Robert Netzly is the CEO of Inspire Investing, a social enterprise creating meaningful change in the lives of people all over the world by providing low cost, biblically responsible impact investments easily accessible on the NYSE. Follow Robert on Twitter and LinkedIn and get inspired!

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Reflections On My First Wall Street Journal Article

It is a strange thing to see your picture in the Wall Street Journal for the first time. It makes you realize how normal the other people you see in the media are, because you know yourself and yourself is nothing special. Also strange is reading an article in the Wall Street Journal that “you wrote”, wondering what it is going to say because you did not actually write it, even though the WSJ makes it seem that you did. So, now that I have actually gotten to read “my” article and seen what I have to say, I have a few thoughts to share as well as some lessons learned. (PS – you can read the Wall Street Journal article here.)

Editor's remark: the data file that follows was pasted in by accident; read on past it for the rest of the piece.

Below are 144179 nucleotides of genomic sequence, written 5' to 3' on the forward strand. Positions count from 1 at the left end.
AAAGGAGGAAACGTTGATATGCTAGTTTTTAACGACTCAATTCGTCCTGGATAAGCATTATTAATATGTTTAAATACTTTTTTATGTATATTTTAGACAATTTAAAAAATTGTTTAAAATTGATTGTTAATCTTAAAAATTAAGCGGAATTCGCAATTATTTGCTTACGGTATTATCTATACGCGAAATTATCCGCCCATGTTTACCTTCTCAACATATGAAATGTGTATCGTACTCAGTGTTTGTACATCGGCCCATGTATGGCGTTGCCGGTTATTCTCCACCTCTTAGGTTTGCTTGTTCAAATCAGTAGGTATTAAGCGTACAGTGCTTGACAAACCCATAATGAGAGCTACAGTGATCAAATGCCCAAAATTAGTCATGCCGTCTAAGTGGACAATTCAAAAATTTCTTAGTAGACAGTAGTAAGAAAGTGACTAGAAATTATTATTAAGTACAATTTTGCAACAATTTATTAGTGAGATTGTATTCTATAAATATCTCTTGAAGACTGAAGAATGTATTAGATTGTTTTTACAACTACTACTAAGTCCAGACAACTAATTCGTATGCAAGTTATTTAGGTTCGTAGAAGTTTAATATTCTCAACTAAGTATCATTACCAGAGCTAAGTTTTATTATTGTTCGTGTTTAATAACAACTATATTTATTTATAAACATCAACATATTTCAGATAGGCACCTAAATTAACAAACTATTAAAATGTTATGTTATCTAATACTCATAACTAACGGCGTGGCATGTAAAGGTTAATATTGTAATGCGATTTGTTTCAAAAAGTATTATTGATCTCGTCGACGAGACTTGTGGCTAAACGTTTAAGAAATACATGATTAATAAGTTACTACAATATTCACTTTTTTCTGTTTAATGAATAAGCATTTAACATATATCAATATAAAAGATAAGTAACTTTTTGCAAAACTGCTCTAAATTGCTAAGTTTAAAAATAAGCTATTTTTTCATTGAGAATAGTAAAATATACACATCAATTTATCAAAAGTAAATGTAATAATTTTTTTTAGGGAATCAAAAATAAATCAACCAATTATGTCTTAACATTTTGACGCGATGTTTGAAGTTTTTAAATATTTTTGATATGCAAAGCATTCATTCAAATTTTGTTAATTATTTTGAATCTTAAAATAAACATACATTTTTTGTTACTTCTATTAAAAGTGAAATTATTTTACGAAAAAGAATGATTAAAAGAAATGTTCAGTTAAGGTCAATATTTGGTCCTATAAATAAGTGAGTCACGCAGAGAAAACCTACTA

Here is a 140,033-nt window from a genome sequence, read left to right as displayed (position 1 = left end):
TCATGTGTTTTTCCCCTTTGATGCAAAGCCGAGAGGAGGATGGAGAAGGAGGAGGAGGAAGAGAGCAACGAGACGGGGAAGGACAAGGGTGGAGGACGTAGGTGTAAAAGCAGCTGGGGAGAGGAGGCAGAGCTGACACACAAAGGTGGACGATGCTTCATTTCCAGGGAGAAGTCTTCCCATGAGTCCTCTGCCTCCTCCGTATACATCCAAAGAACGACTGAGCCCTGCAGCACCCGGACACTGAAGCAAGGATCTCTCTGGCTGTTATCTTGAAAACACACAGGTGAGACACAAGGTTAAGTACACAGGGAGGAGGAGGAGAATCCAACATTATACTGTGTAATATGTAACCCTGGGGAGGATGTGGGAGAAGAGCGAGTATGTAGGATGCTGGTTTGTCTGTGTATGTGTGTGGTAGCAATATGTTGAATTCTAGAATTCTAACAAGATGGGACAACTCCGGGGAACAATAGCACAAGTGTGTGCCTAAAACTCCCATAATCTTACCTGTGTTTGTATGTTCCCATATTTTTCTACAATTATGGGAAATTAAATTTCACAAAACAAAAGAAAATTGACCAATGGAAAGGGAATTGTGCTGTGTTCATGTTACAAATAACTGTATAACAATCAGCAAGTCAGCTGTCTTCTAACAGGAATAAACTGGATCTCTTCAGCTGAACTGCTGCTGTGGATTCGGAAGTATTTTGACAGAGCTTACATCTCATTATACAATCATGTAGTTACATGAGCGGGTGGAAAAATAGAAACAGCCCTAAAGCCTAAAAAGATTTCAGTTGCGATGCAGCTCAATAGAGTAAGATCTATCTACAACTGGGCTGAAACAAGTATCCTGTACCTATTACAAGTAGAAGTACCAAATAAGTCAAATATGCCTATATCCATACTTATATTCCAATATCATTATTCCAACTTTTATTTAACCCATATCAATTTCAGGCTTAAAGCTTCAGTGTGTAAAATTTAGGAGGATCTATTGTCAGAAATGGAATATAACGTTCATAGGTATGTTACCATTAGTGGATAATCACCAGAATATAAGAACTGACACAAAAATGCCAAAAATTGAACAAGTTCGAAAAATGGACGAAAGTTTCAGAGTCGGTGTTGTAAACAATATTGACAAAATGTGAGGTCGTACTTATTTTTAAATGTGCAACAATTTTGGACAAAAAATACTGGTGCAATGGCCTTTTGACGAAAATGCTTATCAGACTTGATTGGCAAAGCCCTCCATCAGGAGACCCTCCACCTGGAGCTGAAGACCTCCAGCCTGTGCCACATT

1) I am humbled and thankful that The Wall Street Journal would choose to publish a story about me and my experience with biblically responsible investing.  I really am nothing special, but I serve a God who is awesome beyond compare. If there is anything good or praiseworthy in my life and work, it is only by the grace of God and to his glory. “For from him and through him and to him are all things. To him be glory forever. Amen.” (Romans 11:36) If anyone tries to make a big deal out of me, they are sadly mistaken. Make a big deal about my God. He alone is worthy.